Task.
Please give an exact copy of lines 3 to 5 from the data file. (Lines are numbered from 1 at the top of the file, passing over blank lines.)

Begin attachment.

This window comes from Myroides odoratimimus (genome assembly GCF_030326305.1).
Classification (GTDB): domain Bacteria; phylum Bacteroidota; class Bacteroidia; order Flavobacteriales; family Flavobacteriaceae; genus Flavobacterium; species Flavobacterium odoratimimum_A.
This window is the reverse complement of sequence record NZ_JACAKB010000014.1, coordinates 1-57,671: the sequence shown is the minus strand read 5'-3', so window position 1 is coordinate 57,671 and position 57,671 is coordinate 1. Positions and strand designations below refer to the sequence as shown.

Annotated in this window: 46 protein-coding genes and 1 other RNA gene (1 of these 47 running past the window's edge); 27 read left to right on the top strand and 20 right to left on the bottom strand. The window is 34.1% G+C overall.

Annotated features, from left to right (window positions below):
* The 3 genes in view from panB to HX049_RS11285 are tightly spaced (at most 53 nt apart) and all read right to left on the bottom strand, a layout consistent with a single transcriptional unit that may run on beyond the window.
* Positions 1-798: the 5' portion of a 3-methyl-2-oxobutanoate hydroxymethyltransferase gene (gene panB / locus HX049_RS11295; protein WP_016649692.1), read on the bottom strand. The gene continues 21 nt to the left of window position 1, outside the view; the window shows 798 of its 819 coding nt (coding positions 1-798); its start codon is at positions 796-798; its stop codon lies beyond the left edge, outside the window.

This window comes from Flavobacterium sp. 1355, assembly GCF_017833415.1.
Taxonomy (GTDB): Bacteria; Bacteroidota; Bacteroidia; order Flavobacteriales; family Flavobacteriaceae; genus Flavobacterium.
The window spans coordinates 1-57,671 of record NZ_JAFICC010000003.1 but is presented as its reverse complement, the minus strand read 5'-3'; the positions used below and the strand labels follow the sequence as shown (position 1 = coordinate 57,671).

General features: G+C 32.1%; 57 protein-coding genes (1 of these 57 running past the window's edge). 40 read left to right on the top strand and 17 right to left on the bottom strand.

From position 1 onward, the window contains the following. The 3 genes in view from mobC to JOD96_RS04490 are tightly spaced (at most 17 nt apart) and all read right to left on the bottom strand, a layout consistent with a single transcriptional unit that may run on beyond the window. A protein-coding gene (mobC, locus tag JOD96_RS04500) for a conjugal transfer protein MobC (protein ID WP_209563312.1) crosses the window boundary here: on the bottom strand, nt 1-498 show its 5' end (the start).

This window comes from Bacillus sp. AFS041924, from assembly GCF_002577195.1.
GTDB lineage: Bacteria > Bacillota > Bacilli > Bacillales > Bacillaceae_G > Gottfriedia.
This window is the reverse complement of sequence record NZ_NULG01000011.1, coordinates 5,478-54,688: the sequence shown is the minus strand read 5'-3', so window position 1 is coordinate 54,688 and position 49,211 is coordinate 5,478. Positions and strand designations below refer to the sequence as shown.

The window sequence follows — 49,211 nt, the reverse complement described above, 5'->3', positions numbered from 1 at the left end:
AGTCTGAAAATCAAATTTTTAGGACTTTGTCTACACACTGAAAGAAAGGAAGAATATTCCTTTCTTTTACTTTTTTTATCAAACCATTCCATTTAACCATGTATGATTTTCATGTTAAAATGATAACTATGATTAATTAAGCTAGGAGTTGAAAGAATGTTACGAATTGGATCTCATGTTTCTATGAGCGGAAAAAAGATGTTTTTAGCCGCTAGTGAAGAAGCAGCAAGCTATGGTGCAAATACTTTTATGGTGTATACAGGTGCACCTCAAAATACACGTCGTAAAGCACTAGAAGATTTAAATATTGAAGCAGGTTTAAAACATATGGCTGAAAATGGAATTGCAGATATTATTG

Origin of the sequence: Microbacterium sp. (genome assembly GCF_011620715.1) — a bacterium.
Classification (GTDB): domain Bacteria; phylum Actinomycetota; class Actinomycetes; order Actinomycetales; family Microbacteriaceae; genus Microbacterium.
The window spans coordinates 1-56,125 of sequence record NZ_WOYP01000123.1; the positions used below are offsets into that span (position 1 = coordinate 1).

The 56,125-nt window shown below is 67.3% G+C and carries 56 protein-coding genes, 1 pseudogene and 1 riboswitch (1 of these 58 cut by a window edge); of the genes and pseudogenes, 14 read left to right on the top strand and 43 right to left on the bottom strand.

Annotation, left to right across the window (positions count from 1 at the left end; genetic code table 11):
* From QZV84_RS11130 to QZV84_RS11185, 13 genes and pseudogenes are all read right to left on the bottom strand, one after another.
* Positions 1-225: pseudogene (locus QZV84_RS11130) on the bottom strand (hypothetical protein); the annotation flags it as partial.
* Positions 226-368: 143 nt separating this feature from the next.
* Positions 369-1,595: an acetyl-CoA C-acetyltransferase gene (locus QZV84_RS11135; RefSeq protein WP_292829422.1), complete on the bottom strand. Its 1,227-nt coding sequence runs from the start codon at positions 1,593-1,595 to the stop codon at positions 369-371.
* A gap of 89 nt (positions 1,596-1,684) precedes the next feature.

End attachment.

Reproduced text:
This window is the reverse complement of sequence record NZ_JACAKB010000014.1, coordinates 1-57,671: the sequence shown is the minus strand read 5'-3', so window position 1 is coordinate 57,671 and position 57,671 is coordinate 1. Positions and strand designations below refer to the sequence as shown.

Annotated in this window: 46 protein-coding genes and 1 other RNA gene (1 of these 47 running past the window's edge); 27 read left to right on the top strand and 20 right to left on the bottom strand. The window is 34.1% G+C overall.

Annotated features, from left to right (window positions below):